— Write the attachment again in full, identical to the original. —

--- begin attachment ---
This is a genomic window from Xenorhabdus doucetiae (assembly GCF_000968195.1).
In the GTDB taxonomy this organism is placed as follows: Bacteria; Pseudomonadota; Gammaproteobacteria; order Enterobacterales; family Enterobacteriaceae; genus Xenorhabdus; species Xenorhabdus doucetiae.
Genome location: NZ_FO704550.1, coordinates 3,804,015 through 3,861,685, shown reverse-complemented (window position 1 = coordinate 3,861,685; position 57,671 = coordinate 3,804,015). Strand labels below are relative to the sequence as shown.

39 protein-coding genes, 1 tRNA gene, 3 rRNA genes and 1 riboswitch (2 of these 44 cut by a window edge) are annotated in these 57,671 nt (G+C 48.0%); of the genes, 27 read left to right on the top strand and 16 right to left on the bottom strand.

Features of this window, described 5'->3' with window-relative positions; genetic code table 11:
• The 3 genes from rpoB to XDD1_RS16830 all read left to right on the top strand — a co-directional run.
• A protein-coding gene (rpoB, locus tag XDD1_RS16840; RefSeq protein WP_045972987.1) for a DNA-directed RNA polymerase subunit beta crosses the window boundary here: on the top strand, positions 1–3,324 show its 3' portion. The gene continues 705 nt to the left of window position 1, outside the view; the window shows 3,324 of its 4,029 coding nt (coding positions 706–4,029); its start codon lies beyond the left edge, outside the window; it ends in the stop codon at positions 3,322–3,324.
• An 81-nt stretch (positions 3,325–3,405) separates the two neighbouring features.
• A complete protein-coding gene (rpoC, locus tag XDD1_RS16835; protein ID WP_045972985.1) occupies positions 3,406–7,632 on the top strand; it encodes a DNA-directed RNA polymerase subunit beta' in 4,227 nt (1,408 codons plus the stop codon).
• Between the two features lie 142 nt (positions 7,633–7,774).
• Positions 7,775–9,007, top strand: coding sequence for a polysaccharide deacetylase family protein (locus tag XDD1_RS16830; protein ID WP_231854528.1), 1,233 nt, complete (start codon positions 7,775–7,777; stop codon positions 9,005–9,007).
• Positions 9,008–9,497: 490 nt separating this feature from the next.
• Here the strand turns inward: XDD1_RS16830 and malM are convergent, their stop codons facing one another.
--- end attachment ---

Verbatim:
This is a genomic window from Xenorhabdus doucetiae (assembly GCF_000968195.1).
In the GTDB taxonomy this organism is placed as follows: Bacteria; Pseudomonadota; Gammaproteobacteria; order Enterobacterales; family Enterobacteriaceae; genus Xenorhabdus; species Xenorhabdus doucetiae.
Genome location: NZ_FO704550.1, coordinates 3,804,015 through 3,861,685, shown reverse-complemented (window position 1 = coordinate 3,861,685; position 57,671 = coordinate 3,804,015). Strand labels below are relative to the sequence as shown.

39 protein-coding genes, 1 tRNA gene, 3 rRNA genes and 1 riboswitch (2 of these 44 cut by a window edge) are annotated in these 57,671 nt (G+C 48.0%); of the genes, 27 read left to right on the top strand and 16 right to left on the bottom strand.

Features of this window, described 5'->3' with window-relative positions; genetic code table 11:
• The 3 genes from rpoB to XDD1_RS16830 all read left to right on the top strand — a co-directional run.
• A protein-coding gene (rpoB, locus tag XDD1_RS16840; RefSeq protein WP_045972987.1) for a DNA-directed RNA polymerase subunit beta crosses the window boundary here: on the top strand, positions 1–3,324 show its 3' portion. The gene continues 705 nt to the left of window position 1, outside the view; the window shows 3,324 of its 4,029 coding nt (coding positions 706–4,029); its start codon lies beyond the left edge, outside the window; it ends in the stop codon at positions 3,322–3,324.
• An 81-nt stretch (positions 3,325–3,405) separates the two neighbouring features.
• A complete protein-coding gene (rpoC, locus tag XDD1_RS16835; protein ID WP_045972985.1) occupies positions 3,406–7,632 on the top strand; it encodes a DNA-directed RNA polymerase subunit beta' in 4,227 nt (1,408 codons plus the stop codon).
• Between the two features lie 142 nt (positions 7,633–7,774).
• Positions 7,775–9,007, top strand: coding sequence for a polysaccharide deacetylase family protein (locus tag XDD1_RS16830; protein ID WP_231854528.1), 1,233 nt, complete (start codon positions 7,775–7,777; stop codon positions 9,005–9,007).
• Positions 9,008–9,497: 490 nt separating this feature from the next.
• Here the strand turns inward: XDD1_RS16830 and malM are convergent, their stop codons facing one another.